the jazzy vegetarian + scampi pasta




Last week I had the most amazing time with Laura Theodore on her radio show The Jazzy Vegetarian.

Laura is not only the author of the party-friendly, family-friendly vegan cookbook, Jazzy Vegetarian Classics, but she also hosts her own television vegan cooking show on PBS and Create Channel. I know! How cool! Check for listing, channels and times of her TV show HERE.

Laura is such a talented host, that she put me right at ease on my first live interview, even though I was scared to pieces and nervous as all get out! We shared some great tips for vegan cooking and just generally had such a fun time.

I’m pretty sure I jabbered too much and too long, but that’s nothing new to those who know me.
A few things I shared on the show were:

Frontier Co-op, an online retailer of some great vegan-friendly and animal-friendly products, such as seaweed, nutritional yeast, cleaning and hygiene products, spices and herbs and tons of other stuff.

If you become a buying club member on the Frontier Co-op Wholesalers, for a ten dollar membership fee, you can have anything over $250 delivered free of charge. The idea is to get others involved to reach the minimum, but I have found that at least once a year (sometimes twice or thrice) I have no problem attaining the $250 minimum all by my lonesome self.  

Laura also asked about egg replacers on the show and I shared a few ideas, but just recently No Meat Athlete posted a wonderful visual representation.




Lastly, I shared an easy recipe from Everyday Vegan Eats on The Jazzy Vegetarian, and it happens to be the cover recipe, which is a dish that can be ready in 15 minutes, Scampi Pasta with Asparagus and Walnuts. It has mild garlic flavor, a mild sea flavor, thanks to dulse seaweed, and the richness is tamed by fresh lemon juice. Really a delicious meal!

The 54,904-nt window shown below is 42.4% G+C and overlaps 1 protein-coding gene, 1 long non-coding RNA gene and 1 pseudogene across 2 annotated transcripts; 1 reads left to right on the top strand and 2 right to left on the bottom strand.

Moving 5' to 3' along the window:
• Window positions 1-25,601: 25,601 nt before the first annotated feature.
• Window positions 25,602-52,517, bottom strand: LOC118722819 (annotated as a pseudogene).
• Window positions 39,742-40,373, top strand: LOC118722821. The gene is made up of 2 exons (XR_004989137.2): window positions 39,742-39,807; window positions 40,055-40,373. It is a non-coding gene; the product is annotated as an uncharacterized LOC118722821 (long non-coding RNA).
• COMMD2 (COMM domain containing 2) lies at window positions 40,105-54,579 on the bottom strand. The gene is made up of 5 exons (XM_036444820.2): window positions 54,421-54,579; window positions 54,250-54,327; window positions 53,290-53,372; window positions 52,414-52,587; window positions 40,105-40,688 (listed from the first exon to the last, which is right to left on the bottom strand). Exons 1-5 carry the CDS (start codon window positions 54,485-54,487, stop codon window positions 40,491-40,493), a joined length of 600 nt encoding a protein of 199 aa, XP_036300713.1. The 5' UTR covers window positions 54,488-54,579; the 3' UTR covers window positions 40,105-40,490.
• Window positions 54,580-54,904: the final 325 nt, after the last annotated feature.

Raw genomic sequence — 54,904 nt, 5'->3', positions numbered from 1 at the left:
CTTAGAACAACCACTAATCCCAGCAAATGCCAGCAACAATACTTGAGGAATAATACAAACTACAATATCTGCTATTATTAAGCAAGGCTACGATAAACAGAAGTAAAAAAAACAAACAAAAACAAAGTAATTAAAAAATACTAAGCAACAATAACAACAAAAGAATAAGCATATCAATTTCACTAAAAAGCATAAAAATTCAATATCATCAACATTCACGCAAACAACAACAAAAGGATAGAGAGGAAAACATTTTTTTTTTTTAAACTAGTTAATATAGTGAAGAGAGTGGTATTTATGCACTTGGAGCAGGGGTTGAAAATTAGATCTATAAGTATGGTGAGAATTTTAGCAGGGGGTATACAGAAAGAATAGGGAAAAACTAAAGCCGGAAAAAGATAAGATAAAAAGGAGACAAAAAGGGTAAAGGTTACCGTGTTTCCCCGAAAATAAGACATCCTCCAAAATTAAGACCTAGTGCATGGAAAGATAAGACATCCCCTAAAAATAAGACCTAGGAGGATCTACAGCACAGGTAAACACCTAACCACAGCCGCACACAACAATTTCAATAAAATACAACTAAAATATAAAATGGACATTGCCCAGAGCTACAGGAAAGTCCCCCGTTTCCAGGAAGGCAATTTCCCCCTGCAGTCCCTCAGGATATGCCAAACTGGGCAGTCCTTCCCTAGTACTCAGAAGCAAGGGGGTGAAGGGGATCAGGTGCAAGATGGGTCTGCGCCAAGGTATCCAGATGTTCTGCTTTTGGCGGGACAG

Scampi Pasta with Asparagus and Walnuts
Serves 4


Scampi, in the restaurant world, is a dish of shrimp sautéed in garlic butter and tossed with parsley and fresh lemon juice. In this version, dulse stands in for the flavor of seafood and the garlic-lemon sauce is tossed with thin pasta. This is a very fast meal, so get your pot of water boiling first.


Ingredients:
  • 8 ounces capellini or angel hair pasta or gluten-free pasta
  • 1/4 cup olive oil
  • 2 tablespoons minced garlic
  • 1/2 cup coarsely chopped raw walnuts
  • 1/4 cup dulse seaweed flakes
  • 1/4 cup packed finely chopped parsley
  • 1 pound asparagus, trimmed and cut into 1-inch pieces
  • 3 tablespoons fresh lemon juice, divided sea salt and fresh ground black pepper


Preparation:
  1. Cook the pasta in a large pot of boiling salted water until al dente. Drain the pasta, reserving 1 cup of the cooking water. Cool the pasta under running cold water, drain, and set aside.
  2. Heat the olive oil in a large skillet over medium-low heat. Add the garlic and walnuts. Reduce the heat to low. Cook, stirring, until the garlic is golden, about 5 to 10 minutes.
  3. Increase the heat to medium. Add the dulse, parsley, and asparagus. Cook, stirring, until the asparagus is partially cooked, about 3 minutes.
  4. Stir in 1/2 cup of the reserved pasta cooking water and continue to cook until the asparagus is crisp-tender, another 2 minutes.
  5. Stir in 2 tablespoons of lemon juice, the reserved pasta, and the other 1/2 cup of reserved pasta cooking water. Cook, stirring, until the pasta is heated through and the sauce has thickened.